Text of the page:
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Portland pushes to retrofit brick buildings for earthquakes

Building owners packed Portland City Hall on Wednesday.

PORTLAND, Ore. -- The Portland City Council on Wednesday heard from a committee tasked with making recommendations for unreinforced masonry buildings.

Recommendations include retrofitting the old brick buildings to withstand some shaking from an earthquake and would also include a tax break to offset the costs to building owners.

Old brick buildings have a lot of character, but they don't stand up well to earthquakes. Tests show moderate shaking can cause unreinforced masonry to crumble and crash.

“There needs to be a funding mechanism in place if they are going to mandate this,” said building owner Mark Stromme.

Stromme says he's not against making some upgrades, but there's a limit to what he can afford.

“The roof, for example, is a good first step for providing some seismic upgrade, but the floor to the wall situation is really the one that is problematic,” said Stromme.

Building owners like Stromme packed Portland City Hall on Wednesday.

“We could have thousands and thousands of injuries when this large earthquake occurs and many would be because of these buildings,” said Portland Bureau of Emergency Management Spokesperson Dan Douthit.

Douthit says the upgrades wouldn't guarantee the building would be useable after a big earthquake, but it could keep rubble from falling onto people.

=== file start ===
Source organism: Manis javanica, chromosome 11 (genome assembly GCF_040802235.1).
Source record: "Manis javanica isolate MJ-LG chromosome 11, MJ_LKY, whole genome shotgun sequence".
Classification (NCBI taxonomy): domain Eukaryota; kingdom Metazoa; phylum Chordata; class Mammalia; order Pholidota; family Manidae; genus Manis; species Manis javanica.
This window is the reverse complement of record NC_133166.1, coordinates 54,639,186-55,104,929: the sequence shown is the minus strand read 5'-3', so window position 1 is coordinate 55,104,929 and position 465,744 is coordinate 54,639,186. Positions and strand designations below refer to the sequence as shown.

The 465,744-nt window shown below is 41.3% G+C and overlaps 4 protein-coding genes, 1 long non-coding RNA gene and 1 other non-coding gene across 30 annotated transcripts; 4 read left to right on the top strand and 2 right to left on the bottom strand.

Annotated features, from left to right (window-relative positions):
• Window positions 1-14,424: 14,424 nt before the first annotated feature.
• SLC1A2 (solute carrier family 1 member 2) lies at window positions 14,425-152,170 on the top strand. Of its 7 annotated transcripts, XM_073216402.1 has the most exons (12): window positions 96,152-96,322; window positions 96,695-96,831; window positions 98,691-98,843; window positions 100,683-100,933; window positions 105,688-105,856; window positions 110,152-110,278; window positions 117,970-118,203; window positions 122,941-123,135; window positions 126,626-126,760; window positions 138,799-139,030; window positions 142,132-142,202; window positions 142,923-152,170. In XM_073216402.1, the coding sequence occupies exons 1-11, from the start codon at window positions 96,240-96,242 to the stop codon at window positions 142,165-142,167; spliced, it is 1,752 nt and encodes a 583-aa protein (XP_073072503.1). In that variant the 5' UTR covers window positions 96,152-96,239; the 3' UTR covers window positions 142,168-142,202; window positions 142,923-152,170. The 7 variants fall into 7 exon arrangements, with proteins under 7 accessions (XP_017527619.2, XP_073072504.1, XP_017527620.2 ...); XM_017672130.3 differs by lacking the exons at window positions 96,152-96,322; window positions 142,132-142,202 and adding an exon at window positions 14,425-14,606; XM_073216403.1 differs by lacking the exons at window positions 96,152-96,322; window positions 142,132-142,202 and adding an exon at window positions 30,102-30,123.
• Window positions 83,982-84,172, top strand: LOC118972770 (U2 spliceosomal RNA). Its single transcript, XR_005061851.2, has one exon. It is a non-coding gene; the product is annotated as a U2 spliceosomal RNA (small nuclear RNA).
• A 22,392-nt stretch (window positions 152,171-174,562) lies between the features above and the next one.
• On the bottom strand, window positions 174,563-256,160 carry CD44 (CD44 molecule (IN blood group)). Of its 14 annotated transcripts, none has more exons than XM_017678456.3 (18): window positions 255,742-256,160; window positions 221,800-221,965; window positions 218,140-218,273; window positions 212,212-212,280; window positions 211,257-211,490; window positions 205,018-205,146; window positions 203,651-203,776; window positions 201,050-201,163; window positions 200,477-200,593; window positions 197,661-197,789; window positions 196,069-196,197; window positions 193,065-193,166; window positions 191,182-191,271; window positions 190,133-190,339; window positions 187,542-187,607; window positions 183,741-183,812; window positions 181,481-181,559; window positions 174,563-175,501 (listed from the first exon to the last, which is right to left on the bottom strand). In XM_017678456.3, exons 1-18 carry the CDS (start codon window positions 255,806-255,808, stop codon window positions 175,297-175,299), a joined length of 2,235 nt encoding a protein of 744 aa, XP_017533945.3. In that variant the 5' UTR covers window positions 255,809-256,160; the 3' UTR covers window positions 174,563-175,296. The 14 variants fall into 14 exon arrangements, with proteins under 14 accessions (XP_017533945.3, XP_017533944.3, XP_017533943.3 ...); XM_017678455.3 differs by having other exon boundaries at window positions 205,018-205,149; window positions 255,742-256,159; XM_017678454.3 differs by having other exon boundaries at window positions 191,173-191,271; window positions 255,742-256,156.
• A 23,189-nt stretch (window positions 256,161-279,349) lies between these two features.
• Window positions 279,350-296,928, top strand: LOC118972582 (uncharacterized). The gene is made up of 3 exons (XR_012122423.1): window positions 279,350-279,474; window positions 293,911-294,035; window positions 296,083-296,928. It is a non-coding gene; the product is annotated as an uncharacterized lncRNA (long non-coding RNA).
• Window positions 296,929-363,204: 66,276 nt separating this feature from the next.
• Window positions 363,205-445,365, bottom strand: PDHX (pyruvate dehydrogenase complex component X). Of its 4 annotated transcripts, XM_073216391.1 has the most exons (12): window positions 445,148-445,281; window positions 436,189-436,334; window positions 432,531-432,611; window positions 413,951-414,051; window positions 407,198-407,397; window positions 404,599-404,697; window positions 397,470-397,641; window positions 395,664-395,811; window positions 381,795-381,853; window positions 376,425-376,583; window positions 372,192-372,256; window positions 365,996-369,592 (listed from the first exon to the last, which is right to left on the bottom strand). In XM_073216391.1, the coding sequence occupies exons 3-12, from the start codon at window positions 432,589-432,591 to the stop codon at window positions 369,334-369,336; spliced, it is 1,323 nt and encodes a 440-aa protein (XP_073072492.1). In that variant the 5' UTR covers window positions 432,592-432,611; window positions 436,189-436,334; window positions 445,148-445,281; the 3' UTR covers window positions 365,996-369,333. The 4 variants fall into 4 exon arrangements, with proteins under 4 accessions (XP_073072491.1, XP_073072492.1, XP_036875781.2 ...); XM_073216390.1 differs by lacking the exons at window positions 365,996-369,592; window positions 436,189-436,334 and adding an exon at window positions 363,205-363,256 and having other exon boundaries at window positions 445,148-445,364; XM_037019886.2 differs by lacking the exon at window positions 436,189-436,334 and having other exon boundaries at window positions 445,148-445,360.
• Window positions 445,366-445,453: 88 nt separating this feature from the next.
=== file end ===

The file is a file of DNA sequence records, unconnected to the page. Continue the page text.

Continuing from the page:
“We want to see these buildings upgraded to the highest standard so they are functioning after a quake. But it becomes more expensive so we are focused at a minimum of preserving lives and reducing injuries.”

Stromme says the city shouldn't force building owners to shoulder the costs.

“There are so many other upgrades that could be made in our community. When the big one hits there is going to be hundreds if not thousands of lives lost. This is just low hanging fruit to attack the small building owners.”

City Council heard nearly three hours of public testimony on the subject. Mayor Ted Wheeler has reportedly proposed softening the mandate in some ways, including giving building owners a 20-year timeline to comply.

No decision was made Wednesday, but a final vote may come at their next meeting. If they vote to move forward staff will write building codes, implement support options and come back within a year for adoption of the policy.

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